Kolkata: Describing the Sino-Indian and Indo-US relations as complex and comprehensive, US ambassador Richard Verma asserted on Wednesday that strong ties between New Delhi and Washington were in the interest of the world.
Addressing a two-day seminar on `Building Pan Asian Connectivity`, Verma lamented South Asia`s negligible intra-regional commerce and called upon India to address the economic anomaly for better connectivity for the "least connected" region on earth.
"India and China and the US and China, both are very complicated and comprehensive relationships. There are elements of competition and cooperation in our relationships. We have our economic interests, but when we have security concerns or human rights concerns we raise them," said Verma.
"A strong Indo-US relationship is in the interest of the region and the world and it is not directed to any other country, particularly not directed at China," asserted the envoy.
Asserting that a growing Indian economy was in the interest of the world, Verma said the US was collaborating with India on several fronts including in the sphere of infrastructural development.
"The US can`t be the only engine that pulls the global economy out of the death bed it has been in for the past 10 years. So, the more the Indian economy does better, the more this region grows, that is good for the US, the Europe and the world.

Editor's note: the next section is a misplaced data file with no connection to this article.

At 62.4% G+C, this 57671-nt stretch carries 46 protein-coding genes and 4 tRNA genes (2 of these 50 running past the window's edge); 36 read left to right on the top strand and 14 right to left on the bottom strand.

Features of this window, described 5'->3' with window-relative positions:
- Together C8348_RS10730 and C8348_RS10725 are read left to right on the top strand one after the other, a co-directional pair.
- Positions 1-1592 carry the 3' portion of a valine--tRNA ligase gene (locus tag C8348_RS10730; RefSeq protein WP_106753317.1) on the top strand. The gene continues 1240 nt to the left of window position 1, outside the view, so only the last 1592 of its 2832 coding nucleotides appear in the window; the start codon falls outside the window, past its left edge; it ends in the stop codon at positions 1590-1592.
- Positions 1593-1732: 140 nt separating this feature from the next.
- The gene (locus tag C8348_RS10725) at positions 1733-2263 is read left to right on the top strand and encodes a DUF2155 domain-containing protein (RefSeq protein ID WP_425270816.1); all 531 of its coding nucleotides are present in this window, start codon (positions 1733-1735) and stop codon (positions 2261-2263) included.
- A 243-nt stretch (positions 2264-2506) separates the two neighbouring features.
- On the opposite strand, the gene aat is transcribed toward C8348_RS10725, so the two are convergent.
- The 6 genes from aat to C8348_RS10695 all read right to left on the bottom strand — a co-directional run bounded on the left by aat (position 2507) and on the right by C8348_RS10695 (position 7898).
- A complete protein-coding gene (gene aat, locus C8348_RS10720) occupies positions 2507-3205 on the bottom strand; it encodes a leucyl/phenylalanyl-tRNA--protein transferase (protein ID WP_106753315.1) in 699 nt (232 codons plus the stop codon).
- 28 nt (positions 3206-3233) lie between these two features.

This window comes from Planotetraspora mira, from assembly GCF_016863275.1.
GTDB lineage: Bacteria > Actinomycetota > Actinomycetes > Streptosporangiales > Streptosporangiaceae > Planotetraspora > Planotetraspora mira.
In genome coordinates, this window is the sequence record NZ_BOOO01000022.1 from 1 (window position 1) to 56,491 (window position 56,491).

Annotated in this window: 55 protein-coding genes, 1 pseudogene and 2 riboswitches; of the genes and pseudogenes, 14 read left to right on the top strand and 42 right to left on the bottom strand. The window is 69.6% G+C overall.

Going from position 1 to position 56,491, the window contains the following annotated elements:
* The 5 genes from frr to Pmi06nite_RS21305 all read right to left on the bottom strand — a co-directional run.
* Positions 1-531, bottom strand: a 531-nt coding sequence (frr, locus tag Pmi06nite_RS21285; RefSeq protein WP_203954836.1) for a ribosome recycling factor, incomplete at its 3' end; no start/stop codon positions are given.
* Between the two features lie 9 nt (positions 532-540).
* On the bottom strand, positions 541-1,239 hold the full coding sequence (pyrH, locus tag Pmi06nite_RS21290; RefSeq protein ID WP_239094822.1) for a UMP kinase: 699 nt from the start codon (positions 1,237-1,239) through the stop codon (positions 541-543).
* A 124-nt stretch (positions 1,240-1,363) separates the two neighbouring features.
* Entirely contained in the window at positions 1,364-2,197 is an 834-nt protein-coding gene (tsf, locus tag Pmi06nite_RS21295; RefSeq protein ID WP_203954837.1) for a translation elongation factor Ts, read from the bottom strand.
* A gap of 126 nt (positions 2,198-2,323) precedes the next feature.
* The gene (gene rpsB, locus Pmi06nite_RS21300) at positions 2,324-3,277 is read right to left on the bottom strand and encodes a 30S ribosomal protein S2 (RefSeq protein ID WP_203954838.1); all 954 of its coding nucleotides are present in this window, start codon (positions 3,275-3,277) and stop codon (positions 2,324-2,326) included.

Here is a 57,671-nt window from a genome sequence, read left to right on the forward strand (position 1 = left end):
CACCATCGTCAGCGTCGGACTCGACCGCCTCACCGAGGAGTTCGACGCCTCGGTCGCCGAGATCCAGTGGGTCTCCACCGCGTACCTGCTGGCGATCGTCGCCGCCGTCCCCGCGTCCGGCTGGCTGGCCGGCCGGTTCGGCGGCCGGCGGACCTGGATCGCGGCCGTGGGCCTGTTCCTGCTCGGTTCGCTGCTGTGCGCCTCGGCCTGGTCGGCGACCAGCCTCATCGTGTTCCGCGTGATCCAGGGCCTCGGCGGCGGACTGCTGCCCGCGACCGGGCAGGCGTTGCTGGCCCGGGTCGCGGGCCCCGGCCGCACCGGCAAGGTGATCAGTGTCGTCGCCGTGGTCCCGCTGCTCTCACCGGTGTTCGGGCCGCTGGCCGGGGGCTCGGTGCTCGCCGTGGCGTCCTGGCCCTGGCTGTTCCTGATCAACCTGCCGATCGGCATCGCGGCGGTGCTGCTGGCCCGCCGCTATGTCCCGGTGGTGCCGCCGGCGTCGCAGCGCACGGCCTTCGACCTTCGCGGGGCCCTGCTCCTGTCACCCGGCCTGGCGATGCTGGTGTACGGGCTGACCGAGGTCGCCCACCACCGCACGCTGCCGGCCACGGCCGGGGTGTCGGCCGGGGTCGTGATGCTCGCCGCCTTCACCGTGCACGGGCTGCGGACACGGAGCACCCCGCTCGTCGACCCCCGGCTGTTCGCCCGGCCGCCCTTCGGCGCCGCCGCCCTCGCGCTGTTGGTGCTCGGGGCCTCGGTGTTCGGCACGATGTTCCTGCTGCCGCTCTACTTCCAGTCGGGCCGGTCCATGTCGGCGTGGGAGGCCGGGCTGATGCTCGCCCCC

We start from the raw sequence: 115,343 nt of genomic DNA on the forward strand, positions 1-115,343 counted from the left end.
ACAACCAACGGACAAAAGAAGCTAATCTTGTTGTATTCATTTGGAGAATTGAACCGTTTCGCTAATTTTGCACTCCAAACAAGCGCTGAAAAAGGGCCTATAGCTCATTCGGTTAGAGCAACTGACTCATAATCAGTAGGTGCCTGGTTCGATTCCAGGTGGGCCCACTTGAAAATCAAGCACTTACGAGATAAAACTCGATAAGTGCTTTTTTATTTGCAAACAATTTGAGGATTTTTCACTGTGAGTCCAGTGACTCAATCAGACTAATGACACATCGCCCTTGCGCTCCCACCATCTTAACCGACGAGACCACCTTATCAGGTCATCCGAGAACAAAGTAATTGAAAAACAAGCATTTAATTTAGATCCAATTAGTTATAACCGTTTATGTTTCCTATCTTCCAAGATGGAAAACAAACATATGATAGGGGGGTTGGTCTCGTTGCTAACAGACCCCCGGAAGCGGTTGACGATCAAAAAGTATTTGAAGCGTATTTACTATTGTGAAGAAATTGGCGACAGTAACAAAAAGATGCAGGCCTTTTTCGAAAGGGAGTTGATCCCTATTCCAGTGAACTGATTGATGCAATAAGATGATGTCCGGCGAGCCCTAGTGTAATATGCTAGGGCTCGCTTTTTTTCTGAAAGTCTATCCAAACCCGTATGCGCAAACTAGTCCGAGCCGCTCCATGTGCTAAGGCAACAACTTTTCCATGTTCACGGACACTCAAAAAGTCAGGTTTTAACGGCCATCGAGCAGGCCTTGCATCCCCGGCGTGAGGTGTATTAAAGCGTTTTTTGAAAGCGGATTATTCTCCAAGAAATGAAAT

"There is a tremendous need for infrastructural development here, in sanitation, in cities, airports, railways...and we are working closely with the India government on this. We are working on identifying opportunities for American companies in India where they can participate," said Verma.
Observing that South Asia intra-regional commerce comprised only 5 percent of total global trade, and India traded mostly with the US, Europe and the Middle East than with its immediate South Asian neighbors, Verma said the addressing the economic anomaly was challenging
"Addressing this economic anomaly will involve overcoming some challenges, but if we do it will also create enormous opportunities for the region that has been called the least connected region on earth," said Verma.
He said developing connectivity in South Asia has challenges in forms of inclusive economic growth, good governance, and climate change.
"For connectivity to be meaningful and sustainable, ordinary people - all people - have to benefit. Good economic governance, simpler and more transparent trade and economic policies are also keys to expanding trade in the region," added Verma.